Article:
San Diego Union-Tribune
July 31, 2017
By David Garrick
San Diego on Monday became the largest city in the nation to pass a law requiring city contractors and consultants to pay employees equally regardless of gender or ethnicity.
The City Council unanimously approved the new legislation, an “equal pay” ordinance that aims to help close persistent pay gaps for women and minorities performing the same work as white men.
To avoid overburdening local businesses, the legislation exempts public works contracts under $500,000 and all contractors with 12 or fewer full-time employees.
The median annual salary for a male full-time worker in California is $50,359, compared to $42,486 for a female, according to an analysis of Census Bureau data by the National Partnership for Women and Families.
The analysis also found that for every $1 earned by white men, black women make 64 cents and Latinas make 44 cents.
Federal and state laws already require equal pay, but City Councilman Chris Ward said it’s crucial for San Diego to play a role in enforcing those laws.
“Not only is it not fair on its own, it means that women have a harder time providing for themselves, achieving financial independence or planning a secure retirement,” Ward told his colleagues on Monday.
Ward said the new law builds on the city’s “rich history” of wage and equal opportunity laws, which includes legislation requiring a living wage, prevailing wages, equal benefits, a minimum wage and earned sick leave.
Council President Myrtle Cole became emotional before the council’s vote.
“The fact that discrimination still exists in the first place is appalling — whether it’s gender discrimination, race discrimination or wage discrimination,” Cole said.
Mayor Kevin Faulconer also praised the legislation, calling the council’s approval an important vote.
The San Diego Regional Chamber of Commerce hasn’t taken a position on the new law.
Councilman Scott Sherman said he planned to vote against the proposal before shifting gears and eventually casting a “yes” vote.
Sherman criticized the data presented by city staff, stressing that the disparities didn’t account for differentials between men and women in seniority and experience.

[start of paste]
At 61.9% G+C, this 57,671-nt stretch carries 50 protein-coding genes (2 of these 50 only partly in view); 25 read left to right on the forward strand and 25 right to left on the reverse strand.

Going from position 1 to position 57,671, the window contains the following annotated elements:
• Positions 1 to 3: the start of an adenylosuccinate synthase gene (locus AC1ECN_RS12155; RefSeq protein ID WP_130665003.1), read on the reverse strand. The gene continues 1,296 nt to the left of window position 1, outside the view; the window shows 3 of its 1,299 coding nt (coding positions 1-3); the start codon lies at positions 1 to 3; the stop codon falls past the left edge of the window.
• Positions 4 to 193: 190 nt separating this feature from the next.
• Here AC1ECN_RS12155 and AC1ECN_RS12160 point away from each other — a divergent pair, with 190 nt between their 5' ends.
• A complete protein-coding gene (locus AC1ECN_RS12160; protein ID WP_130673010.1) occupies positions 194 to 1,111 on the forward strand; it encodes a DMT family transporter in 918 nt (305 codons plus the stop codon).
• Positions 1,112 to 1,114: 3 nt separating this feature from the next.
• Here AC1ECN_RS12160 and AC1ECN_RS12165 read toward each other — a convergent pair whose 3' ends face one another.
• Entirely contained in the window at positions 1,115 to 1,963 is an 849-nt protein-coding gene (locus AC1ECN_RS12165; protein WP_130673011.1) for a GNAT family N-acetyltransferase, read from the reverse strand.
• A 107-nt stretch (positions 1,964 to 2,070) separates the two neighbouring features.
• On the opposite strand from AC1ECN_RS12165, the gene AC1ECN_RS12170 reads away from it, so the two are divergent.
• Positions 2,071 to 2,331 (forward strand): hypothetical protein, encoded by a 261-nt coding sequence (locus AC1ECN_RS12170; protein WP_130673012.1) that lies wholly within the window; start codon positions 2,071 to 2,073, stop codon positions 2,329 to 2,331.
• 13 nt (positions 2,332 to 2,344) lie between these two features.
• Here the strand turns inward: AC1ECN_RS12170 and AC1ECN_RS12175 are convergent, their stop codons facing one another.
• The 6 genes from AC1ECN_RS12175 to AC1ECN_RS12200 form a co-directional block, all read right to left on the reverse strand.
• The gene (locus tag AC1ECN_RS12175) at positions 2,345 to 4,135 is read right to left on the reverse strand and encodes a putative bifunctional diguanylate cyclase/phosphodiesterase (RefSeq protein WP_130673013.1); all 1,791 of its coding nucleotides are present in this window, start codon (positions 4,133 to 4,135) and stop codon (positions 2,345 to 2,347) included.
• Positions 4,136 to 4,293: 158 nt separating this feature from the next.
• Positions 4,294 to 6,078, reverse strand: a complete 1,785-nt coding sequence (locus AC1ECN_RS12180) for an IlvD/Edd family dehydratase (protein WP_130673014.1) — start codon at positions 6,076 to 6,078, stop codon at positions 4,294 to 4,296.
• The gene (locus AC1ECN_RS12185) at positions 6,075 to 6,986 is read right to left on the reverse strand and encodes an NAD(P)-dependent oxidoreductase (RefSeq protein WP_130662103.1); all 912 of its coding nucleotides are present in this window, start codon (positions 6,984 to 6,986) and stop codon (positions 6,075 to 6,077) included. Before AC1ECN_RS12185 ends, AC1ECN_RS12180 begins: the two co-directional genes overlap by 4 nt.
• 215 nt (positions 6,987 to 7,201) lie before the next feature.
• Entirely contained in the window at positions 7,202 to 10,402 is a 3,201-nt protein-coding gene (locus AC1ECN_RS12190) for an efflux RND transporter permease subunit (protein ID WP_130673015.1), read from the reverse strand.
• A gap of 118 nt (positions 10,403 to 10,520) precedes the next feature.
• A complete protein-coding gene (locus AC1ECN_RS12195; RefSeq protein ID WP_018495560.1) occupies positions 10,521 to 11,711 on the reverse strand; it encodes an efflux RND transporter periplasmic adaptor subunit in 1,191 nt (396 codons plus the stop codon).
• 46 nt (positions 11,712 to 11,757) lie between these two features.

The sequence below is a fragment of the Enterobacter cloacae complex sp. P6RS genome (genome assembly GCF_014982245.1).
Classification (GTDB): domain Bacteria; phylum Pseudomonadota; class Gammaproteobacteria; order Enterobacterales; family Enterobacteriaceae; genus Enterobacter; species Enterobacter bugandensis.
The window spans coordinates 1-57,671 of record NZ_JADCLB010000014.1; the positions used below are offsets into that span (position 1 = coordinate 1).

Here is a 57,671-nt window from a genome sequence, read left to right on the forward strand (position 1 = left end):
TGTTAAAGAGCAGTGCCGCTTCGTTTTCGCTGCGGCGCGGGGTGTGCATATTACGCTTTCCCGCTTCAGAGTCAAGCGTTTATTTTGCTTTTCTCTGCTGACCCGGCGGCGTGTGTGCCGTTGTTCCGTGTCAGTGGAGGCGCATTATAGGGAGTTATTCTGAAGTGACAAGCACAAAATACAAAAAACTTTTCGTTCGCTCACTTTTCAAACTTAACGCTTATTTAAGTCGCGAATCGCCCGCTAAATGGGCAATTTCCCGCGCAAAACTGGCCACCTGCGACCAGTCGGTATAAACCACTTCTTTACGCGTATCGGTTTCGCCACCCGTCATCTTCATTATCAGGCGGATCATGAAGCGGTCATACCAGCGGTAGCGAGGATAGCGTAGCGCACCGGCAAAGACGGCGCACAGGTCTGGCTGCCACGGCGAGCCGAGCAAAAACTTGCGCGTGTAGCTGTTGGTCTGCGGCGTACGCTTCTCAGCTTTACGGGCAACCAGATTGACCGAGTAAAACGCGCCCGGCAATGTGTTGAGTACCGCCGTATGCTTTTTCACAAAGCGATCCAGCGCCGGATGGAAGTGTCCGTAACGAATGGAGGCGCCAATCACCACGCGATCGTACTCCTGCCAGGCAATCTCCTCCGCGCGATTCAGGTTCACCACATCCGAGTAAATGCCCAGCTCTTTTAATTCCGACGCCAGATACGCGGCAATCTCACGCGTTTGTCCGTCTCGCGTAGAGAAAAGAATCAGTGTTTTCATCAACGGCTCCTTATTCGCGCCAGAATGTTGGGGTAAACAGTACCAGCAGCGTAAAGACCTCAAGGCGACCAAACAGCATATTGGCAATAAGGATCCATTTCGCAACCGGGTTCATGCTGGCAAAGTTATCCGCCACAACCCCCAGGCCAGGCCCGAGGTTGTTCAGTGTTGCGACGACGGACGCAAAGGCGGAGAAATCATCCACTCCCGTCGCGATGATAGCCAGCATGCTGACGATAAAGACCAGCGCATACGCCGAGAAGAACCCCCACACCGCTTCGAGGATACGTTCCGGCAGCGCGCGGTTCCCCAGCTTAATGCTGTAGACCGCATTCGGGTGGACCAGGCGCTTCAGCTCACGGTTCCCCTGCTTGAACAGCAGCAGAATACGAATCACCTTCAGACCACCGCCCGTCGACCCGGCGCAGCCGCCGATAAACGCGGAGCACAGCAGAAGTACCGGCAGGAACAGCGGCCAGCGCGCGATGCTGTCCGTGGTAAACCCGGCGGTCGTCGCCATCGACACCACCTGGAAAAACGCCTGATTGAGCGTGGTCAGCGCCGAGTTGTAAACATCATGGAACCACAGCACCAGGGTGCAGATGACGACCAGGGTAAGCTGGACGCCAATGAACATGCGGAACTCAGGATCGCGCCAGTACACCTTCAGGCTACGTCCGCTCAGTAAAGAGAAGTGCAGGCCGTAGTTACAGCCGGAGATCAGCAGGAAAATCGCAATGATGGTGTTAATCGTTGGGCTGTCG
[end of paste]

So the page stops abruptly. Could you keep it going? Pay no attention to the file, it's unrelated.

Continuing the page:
He also called the legislation overkill and divisive.
“We have a state law in place, it’s already on the books, every employer knows they have to comply with state law,” said Sherman. “Race and everything else, gender, religion, sexual orientation— none of that should be brought to the table. I think if we keep trying to show that everybody’s different, how do we come together?”
But Sherman’s comments were out of step with the rest of the council and the audience, which included more than a dozen speakers in favor and none opposed.
Councilman David Alvarez said it was “about time we talk about this in San Diego,” and Councilwoman Barbara Bry said she experienced the gender pay gap during her career in business.
Ken Marlborough, a longtime southeastern San Diego community leader, said the legislation could help address the city’s housing affordability crisis by boosting wages for women and minorities.
Rosalind Winstead, a board member of the recently formed Black Women’s Institute for Leadership Development, praised the legislation but said more city effort is needed.
“Two decades of failure by the city to commission a (wage) disparity study is a glaring missed opportunity,” said Winstead, advocating for such an analysis. “Political courage will be required to challenge the city’s well-heeled and litigious good old boys establishment.”
Ward said the city is in a particularly strong position to make a difference as the No. 1 employer of contractors and consultants in the region. Annual city contracts typically exceed $600 million per year.
Under the proposed law, contractors working with the city would be required to certify that they pay employees equally regardless of gender or ethnicity, and notify their employees of such a policy in writing.
But enforcement of the legislation will be complaint-driven and reactive instead of proactive.
Violators will get written notice and 30 days to fix any problems. Failures to comply could lead to cancellation, termination or suspension of a contract.
The law applies to all contracts awarded, entered into, or extended on or after Jan. 1, 2018.
Exemptions include public works contracts of $500,000 or less, contractors with 12 or fewer full-time employees, intellectual property licensing agreements, no-bid contracts and contracts where the city bids on services in conjunction with other government agencies.
San Francisco and San Jose have adopted similar laws, as have the states of Minnesota and New Mexico and the city of Tempe, Ariz.